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Five Things Learned

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5 Things Learned, Colts vs. Vikings Week 15

The Colts lost to the Minnesota Vikings, 39-36, to fall to 4-9-1 on the season. Here are five things we learned Saturday afternoon at U.S. Bank Stadium. 

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1. Jeff Saturday's process in going for it on 4th and 1 was sound.

Let's re-rack the critical situation facing the Colts late in the fourth quarter:

  • Ball on Vikings' 36-yard line
  • Up by 8
  • 2:30 left
  • 4th and 1
  • Vikings have no timeouts left

Interim head coach Jeff Saturday elected to try to pick up the first down instead of having kicker Chase McLaughlin attempt a 53-yard field goal. The call was for Matt Ryan to attempt a quarterback sneak. 

Ryan, as we know, was stopped short of the line to gain; on the next play, Vikings running back Dalvin Cook rumbled 64 yards on a screen for a touchdown, which set up the game-tying two-point conversion. 

But Saturday's thought process was sound, and one big reason why: Ryan was three for three in converting fourth-and-one quarterback sneaks into first downs this season, two of which came with Saturday as interim head coach. 

If Ryan converts that sneak into a first down – the play was blown dead before he could make a final lunge across the line to gain – the Colts have a fresh set of downs with the Vikings holding no timeouts. 

"The game is over if we get fourth-and-inches," Saturday said. "I'll never back down from that call, I can assure you. I loved where we were. I felt like that was how we were going to close the game out, and unfortunately, we didn't do it."

2. Jonathan Taylor sustained an ankle injury.

Taylor left the game with an ankle injury early in the first quarter, and Saturday said it's the same ankle that's nagged the third-year running back all season.

As of Sunday afternoon, Saturday said he and the Colts' training staff hadn't yet huddled to determine what's next for Taylor, who has 861 yards and four touchdowns on 192 carries (4.5 yards/attempt) in 2022.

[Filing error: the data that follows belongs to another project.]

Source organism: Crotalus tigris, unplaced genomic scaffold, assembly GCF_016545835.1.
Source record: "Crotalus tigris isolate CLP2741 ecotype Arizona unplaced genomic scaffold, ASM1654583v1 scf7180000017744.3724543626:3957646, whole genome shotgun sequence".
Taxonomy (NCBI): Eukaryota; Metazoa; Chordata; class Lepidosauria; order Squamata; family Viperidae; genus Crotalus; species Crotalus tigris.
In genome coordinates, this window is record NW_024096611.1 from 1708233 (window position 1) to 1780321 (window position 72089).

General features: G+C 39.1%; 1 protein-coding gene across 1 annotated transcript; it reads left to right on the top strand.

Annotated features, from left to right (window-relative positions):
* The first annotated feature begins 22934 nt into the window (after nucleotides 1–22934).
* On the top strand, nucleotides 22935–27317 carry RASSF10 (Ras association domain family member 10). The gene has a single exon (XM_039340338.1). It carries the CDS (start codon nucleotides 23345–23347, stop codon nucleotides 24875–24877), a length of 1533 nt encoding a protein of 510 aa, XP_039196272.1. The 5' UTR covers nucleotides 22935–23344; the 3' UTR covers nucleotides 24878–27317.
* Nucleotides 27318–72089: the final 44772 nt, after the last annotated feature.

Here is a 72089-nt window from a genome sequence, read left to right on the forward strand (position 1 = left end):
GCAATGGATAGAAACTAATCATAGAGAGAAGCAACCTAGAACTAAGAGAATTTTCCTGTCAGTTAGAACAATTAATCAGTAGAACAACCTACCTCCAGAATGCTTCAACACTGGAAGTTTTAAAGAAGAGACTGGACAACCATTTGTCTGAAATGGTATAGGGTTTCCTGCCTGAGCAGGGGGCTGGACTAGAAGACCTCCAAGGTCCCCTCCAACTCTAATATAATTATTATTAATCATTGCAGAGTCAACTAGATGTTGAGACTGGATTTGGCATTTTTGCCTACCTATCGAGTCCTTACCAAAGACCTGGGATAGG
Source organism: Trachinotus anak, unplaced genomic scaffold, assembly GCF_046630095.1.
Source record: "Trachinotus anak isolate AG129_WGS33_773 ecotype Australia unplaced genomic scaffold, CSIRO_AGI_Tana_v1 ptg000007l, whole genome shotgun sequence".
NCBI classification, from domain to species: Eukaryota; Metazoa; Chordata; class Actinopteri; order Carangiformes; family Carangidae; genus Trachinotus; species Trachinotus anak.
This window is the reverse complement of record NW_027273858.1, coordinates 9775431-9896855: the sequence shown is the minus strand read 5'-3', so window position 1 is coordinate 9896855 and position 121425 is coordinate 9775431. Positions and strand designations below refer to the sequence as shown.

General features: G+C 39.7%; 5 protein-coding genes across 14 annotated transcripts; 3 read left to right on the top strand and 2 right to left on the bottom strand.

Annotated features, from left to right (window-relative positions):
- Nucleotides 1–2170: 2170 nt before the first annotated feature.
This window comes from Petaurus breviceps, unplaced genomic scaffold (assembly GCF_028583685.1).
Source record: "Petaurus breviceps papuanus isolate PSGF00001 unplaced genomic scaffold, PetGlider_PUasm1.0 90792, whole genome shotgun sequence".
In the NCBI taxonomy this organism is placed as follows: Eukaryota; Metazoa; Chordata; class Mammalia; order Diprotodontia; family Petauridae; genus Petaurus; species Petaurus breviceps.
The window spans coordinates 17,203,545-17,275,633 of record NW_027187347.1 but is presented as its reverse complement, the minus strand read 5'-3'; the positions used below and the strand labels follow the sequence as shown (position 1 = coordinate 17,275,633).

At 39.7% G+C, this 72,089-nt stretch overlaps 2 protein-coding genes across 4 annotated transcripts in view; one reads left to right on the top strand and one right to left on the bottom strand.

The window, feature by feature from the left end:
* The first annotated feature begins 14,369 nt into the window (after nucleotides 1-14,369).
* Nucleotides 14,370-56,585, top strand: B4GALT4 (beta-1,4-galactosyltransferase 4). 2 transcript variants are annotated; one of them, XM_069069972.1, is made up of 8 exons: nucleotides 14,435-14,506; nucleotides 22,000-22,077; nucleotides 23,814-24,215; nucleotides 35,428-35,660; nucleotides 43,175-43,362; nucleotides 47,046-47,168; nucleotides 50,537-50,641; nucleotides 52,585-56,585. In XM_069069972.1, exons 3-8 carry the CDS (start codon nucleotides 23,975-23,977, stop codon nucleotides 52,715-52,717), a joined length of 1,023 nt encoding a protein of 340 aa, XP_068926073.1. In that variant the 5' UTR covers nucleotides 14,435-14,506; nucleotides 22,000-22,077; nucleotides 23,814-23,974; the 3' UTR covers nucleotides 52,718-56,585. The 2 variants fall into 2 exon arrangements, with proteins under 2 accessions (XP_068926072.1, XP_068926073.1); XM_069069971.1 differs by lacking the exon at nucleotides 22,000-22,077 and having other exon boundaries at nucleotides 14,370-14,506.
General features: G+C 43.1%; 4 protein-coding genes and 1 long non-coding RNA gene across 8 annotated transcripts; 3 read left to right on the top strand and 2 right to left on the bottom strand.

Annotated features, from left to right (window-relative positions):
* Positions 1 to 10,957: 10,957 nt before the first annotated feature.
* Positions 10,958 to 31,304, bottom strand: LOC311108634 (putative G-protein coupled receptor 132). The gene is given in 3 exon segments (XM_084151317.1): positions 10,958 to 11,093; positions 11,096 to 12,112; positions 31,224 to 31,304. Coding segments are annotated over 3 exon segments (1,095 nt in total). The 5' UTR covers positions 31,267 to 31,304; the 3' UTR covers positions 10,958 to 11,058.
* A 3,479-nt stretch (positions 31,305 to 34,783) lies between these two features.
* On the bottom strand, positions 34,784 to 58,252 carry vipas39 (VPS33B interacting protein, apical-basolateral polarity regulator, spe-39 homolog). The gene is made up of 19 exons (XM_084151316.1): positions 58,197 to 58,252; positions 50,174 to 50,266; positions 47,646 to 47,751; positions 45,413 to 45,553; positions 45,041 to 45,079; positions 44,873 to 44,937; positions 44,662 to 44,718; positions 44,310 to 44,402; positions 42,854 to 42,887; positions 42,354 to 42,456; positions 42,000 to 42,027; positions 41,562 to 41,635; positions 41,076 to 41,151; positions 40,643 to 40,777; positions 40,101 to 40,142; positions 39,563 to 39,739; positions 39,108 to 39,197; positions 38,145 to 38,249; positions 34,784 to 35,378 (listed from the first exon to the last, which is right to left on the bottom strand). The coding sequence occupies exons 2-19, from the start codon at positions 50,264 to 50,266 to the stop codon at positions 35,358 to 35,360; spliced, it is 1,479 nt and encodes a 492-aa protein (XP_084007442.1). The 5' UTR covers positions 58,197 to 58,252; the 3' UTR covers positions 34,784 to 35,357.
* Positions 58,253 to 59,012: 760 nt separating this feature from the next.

"We'll do whatever is in the best interest of JT and his health and that's for every player," Saturday said. "It doesn't matter who it is or what time of year it is. It's whatever is the best for those guys and for them. That's the direction we'll go."

With Taylor out, Zack Moss – who was acquired from the Buffalo Bills along with a conditional sixth-round pick for Nyheim Hines last month – carried 24 times for 81 yards, and Deon Jackson gained 55 yards on 13 attempts.

3. Missed tackles hurt the Colts' defense.

According to Pro Football Focus, the Colts' defense combined to miss nine tackles after halftime – more than Gus Bradley's group has missed in nine full games this season.

That was one part of how the Colts allowed the Vikings to score 39 points in the final 40 minutes of the game. Quarterback Kirk Cousins completed 28 of 42 passes for 417 yards with four touchdowns after halftime, and the Vikings turned all four of their trips to the red zone into touchdowns in the second half and overtime.

"We missed some tackles, they made more plays than we did," defensive tackle DeForest Buckner said. "Simple as that. I can't put my finger on one thing. They made more plays than we did in the second half."

The Colts take on the Minnesota Vikings at U.S. Bank Stadium.

4. Missed opportunities in the red zone early came back to haunt the Colts late.

Despite scoring 36 points, the Colts managed only one offensive touchdown on Saturday. But it wasn't for a lack of opportunity – the Colts had four drives reach the red zone against the Vikings and converted only one into a touchdown, when Ryan found running back Deon Jackson for a one-yard score in the first quarter.

The other three drives ended with short field goals of 26, 26 and 27 yards. And while it may not have felt like those would matter much at halftime – when the Colts held a 33-0 lead – those were missed opportunities, and they wound up keeping the door cracked open for the Vikings just enough.

"It's more of the same, when you have your opportunities to finish drives with touchdowns, speaking from the offensive perspective even early in games," Ryan said. "When you get those chances, you've got to be opportunistic and ultimately we didn't make enough plays to get the job done. We didn't make enough plays at the right time. When you have chances to put people away, we've got to do a better job than we've done up to this point."

5. The Colts might've found something with Dallis Flowers as a kick returner.

One bright spot to close this out: Flowers, the undrafted free agent rookie from Pittsburg State, returned five kicks for 175 yards – an average of 35 yards per return. He had returns of 48 and 49 yards, In Week 12, Flowers had an 89-yard kick return – the fourth-longest kick return in 2022 – and way back in August, he had a 53-yard return against the Tampa Bay Buccaneers in the Colts' final preseason game. Flowers possesses explosive speed and good vision, and has an impressive feel for where and how to attack opposing kick coverage units.

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